Friday, October 14, 2016

Does virtual reality really have a place in education?

I've recently had a few opportunities to work with some colleagues who are trying to infuse VR components into their curriculum.  For me, watching people experience VR is hugely motivating.  I love seeing kids engage in a lesson that they otherwise wouldn't because VR gives them a different mode of experiencing the content than the traditional methods.

The goal isn't to recreate reality but to create brief opportunities to escape it.

Particularly in a school setting, virtual reality allows kids a chance to focus in on what they are learning and can help pull them away from some of the distractions in their everyday lives.  It sounds almost counterintuitive but the distraction of VR somehow allows kids to focus more.

Is VR a gimmick?

I feel like the same could be said about almost every new "technology" that has ever been developed in the history of humankind.  I'm sure that there will always be a certain amount of resistance to doing things in new ways.  However, I do find it interesting that kids don't ever seem deterred by that more adult thought process.  For kids, virtual reality is just a reality--another way of connecting to technology and something to be explored.

In each and every opportunity I've had to work with kids using VR in an educational setting, I'm reminded of the place that VR has in education.  It has the power to excite, the power to engage, and the power to transport.  VR is one of the technologies on the cutting edge of innovation and creativity, exactly what we aim to inspire in our students.

Sunday, October 2, 2016 and their Secret Recipe to Educational VR

Anyone who knows my opinions on VR or has read through some of my blog posts knows my mantra when it comes to the usefulness of VR in education; it has to involve the ability to create.  Being able to easily create VR experiences from within the classroom that are custom-tailored to the lesson on hand is transformational.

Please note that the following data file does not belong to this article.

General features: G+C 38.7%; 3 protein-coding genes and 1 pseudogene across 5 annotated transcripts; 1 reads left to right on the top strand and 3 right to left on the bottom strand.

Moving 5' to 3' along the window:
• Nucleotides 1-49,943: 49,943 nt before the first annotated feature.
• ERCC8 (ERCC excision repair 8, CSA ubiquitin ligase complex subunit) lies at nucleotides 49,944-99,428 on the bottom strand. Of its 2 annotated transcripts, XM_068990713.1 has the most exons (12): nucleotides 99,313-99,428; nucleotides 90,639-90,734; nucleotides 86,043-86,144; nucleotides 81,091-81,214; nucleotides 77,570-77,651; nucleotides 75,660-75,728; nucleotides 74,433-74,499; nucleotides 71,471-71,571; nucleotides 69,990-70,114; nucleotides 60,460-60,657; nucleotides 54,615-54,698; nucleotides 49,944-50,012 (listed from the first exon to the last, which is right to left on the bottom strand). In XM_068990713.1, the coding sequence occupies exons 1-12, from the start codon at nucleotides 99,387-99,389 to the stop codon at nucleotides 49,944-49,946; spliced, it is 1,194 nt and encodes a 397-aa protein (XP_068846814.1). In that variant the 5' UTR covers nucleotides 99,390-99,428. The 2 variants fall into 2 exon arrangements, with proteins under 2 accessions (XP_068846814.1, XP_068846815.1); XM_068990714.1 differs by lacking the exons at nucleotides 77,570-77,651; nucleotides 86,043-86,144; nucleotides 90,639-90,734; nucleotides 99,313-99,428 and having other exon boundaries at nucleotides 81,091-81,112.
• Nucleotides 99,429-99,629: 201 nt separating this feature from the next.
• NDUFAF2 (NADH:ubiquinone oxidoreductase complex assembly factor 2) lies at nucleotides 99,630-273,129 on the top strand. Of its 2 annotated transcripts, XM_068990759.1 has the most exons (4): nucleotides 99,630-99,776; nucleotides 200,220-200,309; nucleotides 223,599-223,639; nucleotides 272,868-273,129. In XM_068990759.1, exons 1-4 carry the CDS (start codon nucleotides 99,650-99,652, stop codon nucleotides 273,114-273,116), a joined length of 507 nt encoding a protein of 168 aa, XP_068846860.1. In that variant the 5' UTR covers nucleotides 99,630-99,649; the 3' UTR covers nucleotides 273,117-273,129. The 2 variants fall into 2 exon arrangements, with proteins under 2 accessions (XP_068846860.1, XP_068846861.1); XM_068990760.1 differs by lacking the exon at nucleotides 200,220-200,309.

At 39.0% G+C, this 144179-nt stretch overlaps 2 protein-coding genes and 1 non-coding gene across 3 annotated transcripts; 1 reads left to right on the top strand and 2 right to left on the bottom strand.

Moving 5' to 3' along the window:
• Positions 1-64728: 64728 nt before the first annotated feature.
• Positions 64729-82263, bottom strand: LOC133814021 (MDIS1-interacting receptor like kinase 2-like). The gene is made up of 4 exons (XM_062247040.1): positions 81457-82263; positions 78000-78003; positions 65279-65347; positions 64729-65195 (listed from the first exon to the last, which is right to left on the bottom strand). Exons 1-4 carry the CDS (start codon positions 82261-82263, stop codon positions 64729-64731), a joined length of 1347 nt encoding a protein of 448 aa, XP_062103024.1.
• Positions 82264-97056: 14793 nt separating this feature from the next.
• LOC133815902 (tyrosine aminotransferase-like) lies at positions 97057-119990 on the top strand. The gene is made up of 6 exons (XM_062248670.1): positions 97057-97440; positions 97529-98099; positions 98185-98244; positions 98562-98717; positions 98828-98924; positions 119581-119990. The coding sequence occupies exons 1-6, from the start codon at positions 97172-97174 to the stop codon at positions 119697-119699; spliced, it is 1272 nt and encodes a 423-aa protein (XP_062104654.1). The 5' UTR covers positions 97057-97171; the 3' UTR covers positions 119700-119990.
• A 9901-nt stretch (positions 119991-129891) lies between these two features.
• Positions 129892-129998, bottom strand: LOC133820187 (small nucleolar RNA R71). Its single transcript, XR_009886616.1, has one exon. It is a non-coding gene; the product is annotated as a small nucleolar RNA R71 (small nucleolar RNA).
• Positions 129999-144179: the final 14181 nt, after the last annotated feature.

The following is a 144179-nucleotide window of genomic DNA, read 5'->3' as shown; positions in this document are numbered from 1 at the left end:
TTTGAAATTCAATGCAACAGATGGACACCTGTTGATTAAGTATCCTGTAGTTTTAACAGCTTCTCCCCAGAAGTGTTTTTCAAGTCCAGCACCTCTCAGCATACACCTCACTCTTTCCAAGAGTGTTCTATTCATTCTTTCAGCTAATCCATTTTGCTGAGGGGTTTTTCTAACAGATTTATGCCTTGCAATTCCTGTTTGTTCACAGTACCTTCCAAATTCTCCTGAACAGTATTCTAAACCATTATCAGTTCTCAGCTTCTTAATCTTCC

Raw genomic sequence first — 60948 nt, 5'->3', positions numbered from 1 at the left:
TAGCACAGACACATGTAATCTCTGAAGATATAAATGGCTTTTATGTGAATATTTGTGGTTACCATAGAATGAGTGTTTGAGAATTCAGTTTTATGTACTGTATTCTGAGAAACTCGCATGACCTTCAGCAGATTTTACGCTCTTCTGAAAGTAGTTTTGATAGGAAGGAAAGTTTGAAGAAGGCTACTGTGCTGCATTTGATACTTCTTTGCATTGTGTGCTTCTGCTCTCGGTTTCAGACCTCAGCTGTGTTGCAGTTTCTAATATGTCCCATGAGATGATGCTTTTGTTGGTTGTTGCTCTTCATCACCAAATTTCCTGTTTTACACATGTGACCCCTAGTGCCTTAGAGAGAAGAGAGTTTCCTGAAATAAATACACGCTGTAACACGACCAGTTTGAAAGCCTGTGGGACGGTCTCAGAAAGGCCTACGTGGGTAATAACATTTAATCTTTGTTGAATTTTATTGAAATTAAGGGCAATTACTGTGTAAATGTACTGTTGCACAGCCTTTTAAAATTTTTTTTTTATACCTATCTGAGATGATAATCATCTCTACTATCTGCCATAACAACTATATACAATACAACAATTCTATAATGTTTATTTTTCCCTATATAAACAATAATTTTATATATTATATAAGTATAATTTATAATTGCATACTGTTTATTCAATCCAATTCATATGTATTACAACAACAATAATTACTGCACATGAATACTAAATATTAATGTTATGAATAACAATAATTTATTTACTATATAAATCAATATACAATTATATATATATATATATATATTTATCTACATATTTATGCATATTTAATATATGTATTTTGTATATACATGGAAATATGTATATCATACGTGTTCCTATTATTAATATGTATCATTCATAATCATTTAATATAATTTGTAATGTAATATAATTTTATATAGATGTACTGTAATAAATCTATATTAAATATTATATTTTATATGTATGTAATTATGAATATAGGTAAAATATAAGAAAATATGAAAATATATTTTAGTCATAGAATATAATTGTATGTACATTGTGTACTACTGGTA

Recently I had the chance to partner with a teacher inside the Spanish classroom to take Cospaces for a spin.  This thing has some pretty amazing potential!

Having taught Spanish for 9 years, I felt like I had a dog in this fight. 

The rough outline to the lesson went as follows:
  • Brief introduction to what Cospaces is and a five-minute tutorial on how to navigate with the touchpad on the student Chromebooks.
  • Group kids into groups of 2-3 students.
  • We were using this activity as review of vocabulary so a quick reminder of the vocabulary that the kids were working on.
  • The bulk of the time spent was in creating “virtual flashcards” that represented the words that the kids were learning in VR.

Since this was the debut performance of using at our school, we mostly wanted to get a feel for management and ease of use.  I’m happy to report that both of those things worked out fine in a class of just over 20 and another class of 35 students.  The kids were incredibly engaged throughout and came up with some pretty cool displays of their flashcards.  I had prepared by bringing a crate of google cardboard viewers but found it easier to simply walk around and show the kids their projects in real time by loading it up on my phone for them to view on the Gear VR.

The good people at Cospaces were kind enough to unlock one of their beta features for me that allowed me to create a template for the kids to work from and then share a link so that we could skip signing up for accounts.  Basically the whole class worked out of my single account which also made it nice in the end to have all the student work under my single account.

Next steps.

It was truly a neat experience being able to let the kids create a VR experience that they could view immediately.  Engagement was super high for a simple activity that was useful in practicing their vocabulary.  The next steps will be to have the kids develop a narrative in Spanish and work in groups to create a few slides that tell a story in Cospaces.